Investing is as much about understanding ourselves as it is about understanding the markets. In this article, we discuss risk tolerance. Your risk tolerance depends on your risk capacity and your risk willingness and is affected by your age, stage in life, and goals.
How do you hit the sweet spot in terms of risk and return? Markets constantly evolve, and whatever happens out there is beyond our control. However, there is one factor we can control: our own risk tolerance.
In investing, there is no "one-size fits all". Just as our tastes and preferences evolve over time, so do our risk tolerance and our goals. The question at each stage in life is not only whether you’re willing to take the risk, but also how much risk you can take? A little bit of introspection is required to understand where your risk tolerance stands in order to help you decide which investments are the right ones for you.
Here are some pointers to help you determine your risk tolerance.
You’ve just begun your chosen career path, and understandably, you may have limited resources. However, you more than make up for this with a longer time horizon. Time is on your side. Retirement is a tiny blip in the distance, and you’ve got an open sea of options in front of you. This is the perfect time to start laying the foundation. Consider these key points:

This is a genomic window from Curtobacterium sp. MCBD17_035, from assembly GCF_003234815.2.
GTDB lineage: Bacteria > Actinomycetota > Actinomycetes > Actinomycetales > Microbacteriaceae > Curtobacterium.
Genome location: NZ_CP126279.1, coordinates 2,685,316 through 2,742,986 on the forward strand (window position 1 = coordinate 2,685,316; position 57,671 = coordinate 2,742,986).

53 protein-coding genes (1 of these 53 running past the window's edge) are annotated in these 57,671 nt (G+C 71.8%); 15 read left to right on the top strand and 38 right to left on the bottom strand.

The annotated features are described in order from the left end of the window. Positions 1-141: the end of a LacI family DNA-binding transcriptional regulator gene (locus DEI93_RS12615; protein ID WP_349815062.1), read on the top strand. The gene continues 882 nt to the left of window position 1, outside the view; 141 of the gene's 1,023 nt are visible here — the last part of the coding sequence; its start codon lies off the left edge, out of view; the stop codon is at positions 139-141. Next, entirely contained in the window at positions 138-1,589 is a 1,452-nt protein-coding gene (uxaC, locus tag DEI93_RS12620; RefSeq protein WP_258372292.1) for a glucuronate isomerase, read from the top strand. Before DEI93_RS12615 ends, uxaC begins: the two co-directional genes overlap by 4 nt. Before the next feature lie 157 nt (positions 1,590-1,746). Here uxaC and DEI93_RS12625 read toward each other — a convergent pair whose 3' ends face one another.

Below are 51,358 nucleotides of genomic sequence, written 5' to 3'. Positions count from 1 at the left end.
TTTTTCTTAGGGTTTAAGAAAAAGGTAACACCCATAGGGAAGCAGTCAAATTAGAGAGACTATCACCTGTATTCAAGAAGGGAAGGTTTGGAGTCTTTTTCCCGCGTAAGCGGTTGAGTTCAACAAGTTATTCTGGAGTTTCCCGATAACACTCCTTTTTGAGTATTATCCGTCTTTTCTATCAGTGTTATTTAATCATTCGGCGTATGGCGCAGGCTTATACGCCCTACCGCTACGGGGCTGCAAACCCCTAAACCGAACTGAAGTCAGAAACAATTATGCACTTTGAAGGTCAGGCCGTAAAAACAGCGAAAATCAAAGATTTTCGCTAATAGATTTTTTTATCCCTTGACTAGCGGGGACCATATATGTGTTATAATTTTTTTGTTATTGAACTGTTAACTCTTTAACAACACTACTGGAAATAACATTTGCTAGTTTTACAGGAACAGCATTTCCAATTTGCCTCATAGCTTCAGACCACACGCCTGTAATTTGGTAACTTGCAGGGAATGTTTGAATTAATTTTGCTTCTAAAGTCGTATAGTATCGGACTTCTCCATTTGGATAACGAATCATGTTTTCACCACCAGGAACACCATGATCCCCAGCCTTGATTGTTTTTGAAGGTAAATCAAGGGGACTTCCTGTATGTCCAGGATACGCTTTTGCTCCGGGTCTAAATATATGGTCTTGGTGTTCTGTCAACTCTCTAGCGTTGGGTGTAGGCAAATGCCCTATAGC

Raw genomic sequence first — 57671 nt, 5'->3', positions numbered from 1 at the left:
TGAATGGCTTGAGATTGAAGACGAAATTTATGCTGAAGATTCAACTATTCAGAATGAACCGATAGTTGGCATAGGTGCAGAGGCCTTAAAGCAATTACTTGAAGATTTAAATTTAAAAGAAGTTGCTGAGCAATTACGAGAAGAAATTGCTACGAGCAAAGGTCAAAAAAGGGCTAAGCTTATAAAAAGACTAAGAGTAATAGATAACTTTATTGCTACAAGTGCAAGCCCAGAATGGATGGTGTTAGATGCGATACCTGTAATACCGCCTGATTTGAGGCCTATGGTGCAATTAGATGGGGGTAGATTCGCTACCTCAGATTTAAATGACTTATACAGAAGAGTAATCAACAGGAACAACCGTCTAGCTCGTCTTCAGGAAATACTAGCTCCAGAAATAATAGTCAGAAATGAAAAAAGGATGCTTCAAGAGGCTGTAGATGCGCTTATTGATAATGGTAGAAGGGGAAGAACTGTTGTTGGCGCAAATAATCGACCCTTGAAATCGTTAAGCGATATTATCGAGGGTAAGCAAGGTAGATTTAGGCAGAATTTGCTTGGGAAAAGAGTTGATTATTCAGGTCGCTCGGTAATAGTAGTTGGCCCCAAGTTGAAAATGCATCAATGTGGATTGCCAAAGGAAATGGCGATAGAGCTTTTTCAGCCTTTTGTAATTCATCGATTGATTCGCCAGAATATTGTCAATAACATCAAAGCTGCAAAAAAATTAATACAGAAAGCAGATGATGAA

Start with a diversified portfolio: At this stage, you can afford to take on a higher level of risk as you have time on your side to recover from potential market downturns. A mix of stocks, bonds, and mutual funds can help you pursue higher returns while spreading the risk.
Embrace growth-oriented investments: Allocate a larger portion of your portfolio towards growth-oriented investments like stocks or equity funds. These have the potential to deliver higher returns over the long term, albeit with increased volatility.
As you progress up the career ladder and accumulate more wealth, you will be more financially stable to start a family and maybe even make the downpayment for a home. With a home to pay for and a young family to support, you may be less willing to take on bigger risks. These are key strategies you can adopt at this stage of life:
Balance growth and stability: Aim for a mix of growth-oriented investments and more stable assets such as bonds or real estate investment trusts (REITs). This balanced approach can help mitigate risk while still seeking reasonable returns.
Diversify across asset classes: Expand your portfolio to include a broader range of asset classes, such as international stocks or even alternative investments like commodities or real estate. This diversification can help protect against market volatility and optimise returns.
Regularly review and rebalance: As your financial situation evolves, it's important to periodically review and rebalance your portfolio. Reassess your risk tolerance and adjust your asset allocation accordingly to stay aligned with your long-term goals. It’s easy to get distracted, but don’t lose sight of the end goal!